black hole would indeed appear quite black, but many black hole candidates are part of binary star systems. So how does a black hole binary system look different from a neutron star binary system? The above drawings indicate it is difficult to tell! Recent theoretical work, however, has provided a new way to tell them apart: advective accretion flows (ADAFs). A black hole system so equipped would appear much darker than a similar neutron star system. The difference is caused by the hot gas from the ADAF disk falling through the event horizon of the black hole and disappearing - gas that would have emitted much light were the central object only a neutron star. Recent observations of the soft X-ray transient V404 Cyg has yielded a spectrum much like an ADAF onto a black hole - and perhaps brighter than allowable from an ADAF onto a neutron star.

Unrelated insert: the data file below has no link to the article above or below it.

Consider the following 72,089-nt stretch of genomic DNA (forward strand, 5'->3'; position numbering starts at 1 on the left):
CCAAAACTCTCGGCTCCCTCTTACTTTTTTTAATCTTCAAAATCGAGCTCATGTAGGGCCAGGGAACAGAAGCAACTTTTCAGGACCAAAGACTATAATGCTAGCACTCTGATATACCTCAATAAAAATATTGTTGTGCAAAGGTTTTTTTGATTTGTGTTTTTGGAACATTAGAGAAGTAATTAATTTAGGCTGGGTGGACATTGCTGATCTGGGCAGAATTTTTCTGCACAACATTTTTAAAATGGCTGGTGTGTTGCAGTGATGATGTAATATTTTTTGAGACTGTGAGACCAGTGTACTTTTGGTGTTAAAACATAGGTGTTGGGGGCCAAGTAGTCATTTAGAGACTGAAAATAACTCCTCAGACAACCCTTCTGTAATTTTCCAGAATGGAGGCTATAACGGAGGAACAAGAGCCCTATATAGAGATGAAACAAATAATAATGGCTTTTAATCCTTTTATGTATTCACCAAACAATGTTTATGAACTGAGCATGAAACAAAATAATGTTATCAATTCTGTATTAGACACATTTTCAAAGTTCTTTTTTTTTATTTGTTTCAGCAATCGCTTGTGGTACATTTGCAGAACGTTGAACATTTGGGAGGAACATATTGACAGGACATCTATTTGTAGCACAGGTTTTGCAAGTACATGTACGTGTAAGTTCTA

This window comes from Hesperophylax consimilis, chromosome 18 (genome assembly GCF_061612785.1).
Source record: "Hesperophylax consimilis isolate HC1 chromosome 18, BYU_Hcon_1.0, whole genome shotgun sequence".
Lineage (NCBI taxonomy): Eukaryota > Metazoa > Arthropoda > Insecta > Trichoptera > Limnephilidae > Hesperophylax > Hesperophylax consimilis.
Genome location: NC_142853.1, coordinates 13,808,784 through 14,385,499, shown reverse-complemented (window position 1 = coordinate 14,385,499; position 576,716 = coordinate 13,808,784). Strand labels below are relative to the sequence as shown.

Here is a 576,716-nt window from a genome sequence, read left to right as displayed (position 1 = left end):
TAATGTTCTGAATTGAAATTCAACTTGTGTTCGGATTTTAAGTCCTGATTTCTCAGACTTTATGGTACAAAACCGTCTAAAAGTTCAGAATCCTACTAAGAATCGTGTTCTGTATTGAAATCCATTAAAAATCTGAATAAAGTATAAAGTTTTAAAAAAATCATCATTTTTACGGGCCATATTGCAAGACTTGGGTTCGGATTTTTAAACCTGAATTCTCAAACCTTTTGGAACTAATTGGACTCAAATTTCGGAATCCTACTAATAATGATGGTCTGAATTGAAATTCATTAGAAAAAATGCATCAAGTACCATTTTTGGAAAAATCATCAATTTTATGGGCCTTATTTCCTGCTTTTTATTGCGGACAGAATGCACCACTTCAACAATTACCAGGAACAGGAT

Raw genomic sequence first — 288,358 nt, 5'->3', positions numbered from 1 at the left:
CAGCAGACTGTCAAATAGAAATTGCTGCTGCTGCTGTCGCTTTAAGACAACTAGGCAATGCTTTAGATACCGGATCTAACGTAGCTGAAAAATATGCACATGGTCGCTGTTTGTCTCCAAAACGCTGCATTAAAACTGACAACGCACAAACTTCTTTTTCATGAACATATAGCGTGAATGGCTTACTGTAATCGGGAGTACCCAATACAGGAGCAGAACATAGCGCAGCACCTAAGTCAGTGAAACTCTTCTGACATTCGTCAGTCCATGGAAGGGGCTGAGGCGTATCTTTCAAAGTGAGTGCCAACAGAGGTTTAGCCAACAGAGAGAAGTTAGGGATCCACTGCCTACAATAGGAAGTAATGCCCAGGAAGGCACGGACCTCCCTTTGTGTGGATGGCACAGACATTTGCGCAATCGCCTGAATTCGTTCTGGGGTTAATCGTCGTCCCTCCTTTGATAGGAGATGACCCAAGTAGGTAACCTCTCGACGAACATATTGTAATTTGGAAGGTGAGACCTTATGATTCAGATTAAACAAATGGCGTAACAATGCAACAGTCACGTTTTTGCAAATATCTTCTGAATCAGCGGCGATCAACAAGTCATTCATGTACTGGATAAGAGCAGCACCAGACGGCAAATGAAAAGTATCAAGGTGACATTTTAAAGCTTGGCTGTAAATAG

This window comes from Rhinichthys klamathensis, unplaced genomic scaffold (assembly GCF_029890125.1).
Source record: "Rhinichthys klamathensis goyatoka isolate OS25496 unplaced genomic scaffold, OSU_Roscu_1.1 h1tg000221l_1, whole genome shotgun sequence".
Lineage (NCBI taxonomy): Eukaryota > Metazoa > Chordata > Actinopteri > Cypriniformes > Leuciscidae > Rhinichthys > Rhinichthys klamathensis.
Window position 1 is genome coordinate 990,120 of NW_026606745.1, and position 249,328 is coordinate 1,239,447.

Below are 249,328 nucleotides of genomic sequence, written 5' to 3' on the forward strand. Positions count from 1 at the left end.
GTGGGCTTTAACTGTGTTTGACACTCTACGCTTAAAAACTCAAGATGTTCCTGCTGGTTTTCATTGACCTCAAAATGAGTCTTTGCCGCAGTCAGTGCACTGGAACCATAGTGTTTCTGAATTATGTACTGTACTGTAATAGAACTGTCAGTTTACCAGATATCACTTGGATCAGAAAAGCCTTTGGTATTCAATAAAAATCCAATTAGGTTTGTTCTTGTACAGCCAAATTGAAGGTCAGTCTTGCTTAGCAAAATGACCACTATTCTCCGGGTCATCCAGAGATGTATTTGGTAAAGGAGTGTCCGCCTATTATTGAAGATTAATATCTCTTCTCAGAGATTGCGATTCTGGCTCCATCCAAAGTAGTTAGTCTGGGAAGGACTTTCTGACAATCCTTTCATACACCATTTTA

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& Michigan Tech. U.
Based on Astronomy Picture Of the Day
Publications with keywords: black hole
Publications with words: black hole
- GW190521: Unexpected Black Holes Collide
- APOD: 2020 August 25 Á Visualization: A Black Hole Accretion Disk
- A Black Hole Disrupts a Passing Star
- An Extreme Black Hole Outburst
- Black Hole Safety Video
- Unusual Signal Suggests Neutron Star Destroyed by Black Hole
- Animation: Spiral Disk around a Black Hole